The political center is not in the middle | Opinion



We are not facing just one climate change, but two. The other is the political and social warming so evident in different regions of the planet. And just as fires and increasingly serious floods confirm year after year the arrival of the environmental future that we had to avoid, the symptoms of this second warming warn of other catastrophes that we are not doing enough to prevent either.

The most salient of these symptoms are the furious outbreaks of social protest and the acute polarization that seem to have disrupted political activity in so many countries. For some time now, as if it were another pandemic, many of our societies have been infected with mistrust, boredom, anger, paranoia and hostility. With the undoubted incidence of social networks, the levees that every democratic society needs to survive have been dangerously cracked, such as a shared notion of fair play and an elementary consensus on what must be admitted as true information.

The feeling that we are approaching, as with global warming, to crossing the line of no return, makes the question about the political center urgent. As in other latitudes, in the Andean countries that previously common space of convergence seems to have disappeared. In this year, the presidential elections in Ecuador were narrowly defined between left and right options, reaching a much more acute confrontation in the Peruvian case. And the Chilean second round, to be held in a few days, will also face the extremes of the spectrum, breaking with decades of pulses between moderate forces. And that is how it seemed that it would also happen next year in Colombia — as it was four years ago — until a few days ago the Centro Esperanza Coalition announced that in March it would elect a single candidate to represent the political center.

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In a context like the one that dominates the region, the appearance of a solid option for a center is good news. It could even mean an electoral victory. But it is crucial to realize that, by itself, it will not be enough to mitigate the effects of this other climate change. After all, the political center has a share of responsibility in generating such widespread malaise. In fact, the protests in Chile were not only against the governments of Sebastián Piñera, but also against those of the Concertación. And in the Peruvian case, although it is true that the unexpected victory of the extreme left was a hard defeat for the economic elites to the right of the center, it was also, and even more forcefully, for the progressive elites to the left of this.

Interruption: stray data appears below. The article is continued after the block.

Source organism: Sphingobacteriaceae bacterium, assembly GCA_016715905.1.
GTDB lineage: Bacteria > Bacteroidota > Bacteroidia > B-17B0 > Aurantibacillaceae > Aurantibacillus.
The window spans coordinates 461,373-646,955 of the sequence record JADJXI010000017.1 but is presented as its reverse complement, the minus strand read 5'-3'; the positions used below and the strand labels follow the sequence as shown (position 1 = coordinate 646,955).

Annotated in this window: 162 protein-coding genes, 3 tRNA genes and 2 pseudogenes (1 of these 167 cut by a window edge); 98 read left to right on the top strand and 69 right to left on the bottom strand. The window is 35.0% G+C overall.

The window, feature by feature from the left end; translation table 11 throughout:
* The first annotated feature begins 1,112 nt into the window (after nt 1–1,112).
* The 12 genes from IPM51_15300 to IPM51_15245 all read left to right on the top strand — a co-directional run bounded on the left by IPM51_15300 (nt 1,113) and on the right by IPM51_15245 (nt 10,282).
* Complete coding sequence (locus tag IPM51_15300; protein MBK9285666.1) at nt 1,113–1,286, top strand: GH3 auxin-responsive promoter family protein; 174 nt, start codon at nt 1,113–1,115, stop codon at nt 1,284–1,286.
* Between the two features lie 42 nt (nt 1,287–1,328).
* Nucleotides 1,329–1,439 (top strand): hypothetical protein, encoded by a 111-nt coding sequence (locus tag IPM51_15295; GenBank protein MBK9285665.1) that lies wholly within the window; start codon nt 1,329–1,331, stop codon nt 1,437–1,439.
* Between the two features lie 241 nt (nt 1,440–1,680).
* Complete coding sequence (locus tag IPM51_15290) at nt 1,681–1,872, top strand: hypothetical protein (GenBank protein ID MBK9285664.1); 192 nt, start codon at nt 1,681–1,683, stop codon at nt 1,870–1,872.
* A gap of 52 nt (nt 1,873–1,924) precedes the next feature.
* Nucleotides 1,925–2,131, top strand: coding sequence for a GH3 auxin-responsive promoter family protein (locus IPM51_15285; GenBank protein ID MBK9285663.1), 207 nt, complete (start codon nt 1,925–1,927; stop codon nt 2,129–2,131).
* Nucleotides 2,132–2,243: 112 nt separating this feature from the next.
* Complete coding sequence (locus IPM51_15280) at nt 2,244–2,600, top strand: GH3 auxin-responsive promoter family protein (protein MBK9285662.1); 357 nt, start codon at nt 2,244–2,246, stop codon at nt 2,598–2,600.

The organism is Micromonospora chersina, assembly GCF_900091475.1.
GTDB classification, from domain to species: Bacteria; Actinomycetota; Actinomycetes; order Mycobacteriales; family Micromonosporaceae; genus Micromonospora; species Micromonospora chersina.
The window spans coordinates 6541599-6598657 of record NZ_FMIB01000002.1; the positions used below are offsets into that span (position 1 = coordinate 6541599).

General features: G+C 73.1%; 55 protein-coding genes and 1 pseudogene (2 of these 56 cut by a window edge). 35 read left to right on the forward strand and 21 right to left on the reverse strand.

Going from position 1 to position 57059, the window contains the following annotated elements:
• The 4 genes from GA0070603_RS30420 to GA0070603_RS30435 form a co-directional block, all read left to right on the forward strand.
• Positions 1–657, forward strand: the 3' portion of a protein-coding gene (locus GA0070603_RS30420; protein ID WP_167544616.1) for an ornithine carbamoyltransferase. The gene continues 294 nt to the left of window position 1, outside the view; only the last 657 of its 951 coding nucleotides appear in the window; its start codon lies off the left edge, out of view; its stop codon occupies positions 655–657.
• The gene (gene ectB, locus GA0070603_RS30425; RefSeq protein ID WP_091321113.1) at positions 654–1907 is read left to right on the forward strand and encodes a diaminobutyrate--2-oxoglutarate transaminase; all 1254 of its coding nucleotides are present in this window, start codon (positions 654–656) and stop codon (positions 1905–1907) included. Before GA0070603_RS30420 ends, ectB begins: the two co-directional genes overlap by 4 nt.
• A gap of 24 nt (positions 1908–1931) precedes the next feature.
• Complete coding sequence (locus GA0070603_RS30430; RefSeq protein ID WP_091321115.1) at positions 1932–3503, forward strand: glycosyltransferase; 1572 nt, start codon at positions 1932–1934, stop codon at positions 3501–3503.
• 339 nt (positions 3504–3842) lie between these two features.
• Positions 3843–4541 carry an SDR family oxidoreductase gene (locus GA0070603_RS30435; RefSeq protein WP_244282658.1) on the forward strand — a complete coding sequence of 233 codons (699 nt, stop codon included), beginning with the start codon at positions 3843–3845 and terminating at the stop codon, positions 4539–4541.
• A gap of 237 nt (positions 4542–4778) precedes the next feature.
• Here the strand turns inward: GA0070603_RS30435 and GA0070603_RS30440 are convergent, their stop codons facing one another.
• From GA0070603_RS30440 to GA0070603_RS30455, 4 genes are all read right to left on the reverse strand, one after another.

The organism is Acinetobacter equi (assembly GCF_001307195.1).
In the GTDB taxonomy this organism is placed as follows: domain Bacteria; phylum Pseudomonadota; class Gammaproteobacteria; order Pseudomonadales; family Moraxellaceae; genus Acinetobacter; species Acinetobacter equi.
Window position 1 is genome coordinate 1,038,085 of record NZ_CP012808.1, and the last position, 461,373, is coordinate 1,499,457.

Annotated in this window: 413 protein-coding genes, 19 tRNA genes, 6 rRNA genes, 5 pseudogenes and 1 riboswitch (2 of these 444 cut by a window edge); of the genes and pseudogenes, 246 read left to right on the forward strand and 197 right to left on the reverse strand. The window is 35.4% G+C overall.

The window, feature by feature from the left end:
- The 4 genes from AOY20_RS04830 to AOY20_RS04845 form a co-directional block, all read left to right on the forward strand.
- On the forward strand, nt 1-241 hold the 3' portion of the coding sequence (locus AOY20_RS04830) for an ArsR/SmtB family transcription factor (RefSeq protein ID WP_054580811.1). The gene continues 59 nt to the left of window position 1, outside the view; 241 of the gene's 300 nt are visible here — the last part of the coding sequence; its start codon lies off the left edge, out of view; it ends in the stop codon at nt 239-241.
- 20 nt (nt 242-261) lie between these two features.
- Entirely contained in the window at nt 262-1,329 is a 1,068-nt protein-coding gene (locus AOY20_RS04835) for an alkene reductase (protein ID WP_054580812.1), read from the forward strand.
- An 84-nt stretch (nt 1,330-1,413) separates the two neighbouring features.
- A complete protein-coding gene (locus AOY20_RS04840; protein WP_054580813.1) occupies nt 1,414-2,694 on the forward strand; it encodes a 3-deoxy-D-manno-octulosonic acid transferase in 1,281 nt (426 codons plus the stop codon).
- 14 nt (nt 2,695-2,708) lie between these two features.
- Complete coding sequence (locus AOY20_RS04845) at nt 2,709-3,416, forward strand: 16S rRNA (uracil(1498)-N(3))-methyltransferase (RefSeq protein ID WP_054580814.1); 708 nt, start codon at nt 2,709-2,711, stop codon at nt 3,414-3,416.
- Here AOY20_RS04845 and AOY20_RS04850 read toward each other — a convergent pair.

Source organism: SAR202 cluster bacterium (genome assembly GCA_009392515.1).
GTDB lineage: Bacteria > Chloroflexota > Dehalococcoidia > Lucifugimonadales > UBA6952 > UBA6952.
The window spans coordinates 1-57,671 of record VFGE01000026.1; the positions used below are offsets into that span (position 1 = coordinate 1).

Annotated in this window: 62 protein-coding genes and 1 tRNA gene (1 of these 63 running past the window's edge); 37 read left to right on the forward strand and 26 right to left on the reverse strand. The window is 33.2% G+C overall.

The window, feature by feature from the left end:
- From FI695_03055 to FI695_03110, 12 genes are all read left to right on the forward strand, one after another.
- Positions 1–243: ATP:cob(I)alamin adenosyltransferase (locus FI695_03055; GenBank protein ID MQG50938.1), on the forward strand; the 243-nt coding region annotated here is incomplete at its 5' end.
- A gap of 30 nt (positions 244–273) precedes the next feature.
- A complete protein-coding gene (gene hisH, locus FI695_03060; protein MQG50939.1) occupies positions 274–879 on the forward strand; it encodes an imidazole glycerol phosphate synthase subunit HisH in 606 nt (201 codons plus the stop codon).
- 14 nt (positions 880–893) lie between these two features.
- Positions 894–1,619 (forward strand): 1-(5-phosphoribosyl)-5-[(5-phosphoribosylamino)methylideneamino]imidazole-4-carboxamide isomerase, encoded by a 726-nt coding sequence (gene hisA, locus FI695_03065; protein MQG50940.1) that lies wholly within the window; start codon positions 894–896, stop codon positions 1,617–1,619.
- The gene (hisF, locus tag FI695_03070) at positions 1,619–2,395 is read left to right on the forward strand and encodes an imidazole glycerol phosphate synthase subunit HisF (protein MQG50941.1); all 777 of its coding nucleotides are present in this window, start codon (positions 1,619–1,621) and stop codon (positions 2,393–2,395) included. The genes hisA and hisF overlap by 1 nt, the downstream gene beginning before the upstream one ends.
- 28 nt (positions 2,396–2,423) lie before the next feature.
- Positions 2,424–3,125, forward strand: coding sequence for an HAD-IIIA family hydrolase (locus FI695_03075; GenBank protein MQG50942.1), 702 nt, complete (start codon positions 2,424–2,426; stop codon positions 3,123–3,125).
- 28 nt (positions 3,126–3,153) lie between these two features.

Where to look for a new meeting point that protects our societies from the fragmentation and instability that either extreme could intensify? There is no single or easy answer. But it is clear that a mere exercise of relative equidistance between right and left is not enough. Because the current political and social warming responds less to the tensions between the poles of the horizontal axis than to those that have been intensifying between the elites and the large majorities that are distanced along the vertical axis.

The new political center is not, then, in the middle, but, as the Chilean political scientist Juan Pablo Luna has suggested, downwards, closer to the broad base of our pyramidal societies. It is obvious that the corruption scandals and the pandemic have contributed decisively to this climate of anger and impatience. But it is also clear that the malaise of the majorities also responds to what is perceived as the imposition by the elites of indisputable views on the organization of society, both through a free market economic model with minimal state presence, as through a social and moral model inspired by progressive values.

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The apparent impermeability of these visions has fueled the discontent of majority sectors that have long felt ignored and excluded, has increased their disenchantment with democracy and has facilitated the emergence of populist leaders who, from the right, the left or from outside the establishment. politicians, today wave authoritarian flags with dangerous opportunism.

We live, then, times in which truth, peace, freedom and democracy are as threatened as the planet itself. It is difficult to find bigger and more urgent challenges. This other warming threatens, like the first, with extreme climates that it is essential to avoid. The democratic response requires a political center, but one that, while respecting freedoms and the pursuit of general prosperity, is emphatically inclusive and knows how to reconcile democracy with the demands of the majorities.

Salvador del Solar He is a filmmaker, actor and lawyer. He was president of the Council of Ministers of Peru and Minister of Culture.


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George Holan

George Holan is chief editor at Plainsmen Post and has articles published in many notable publications in the last decade.

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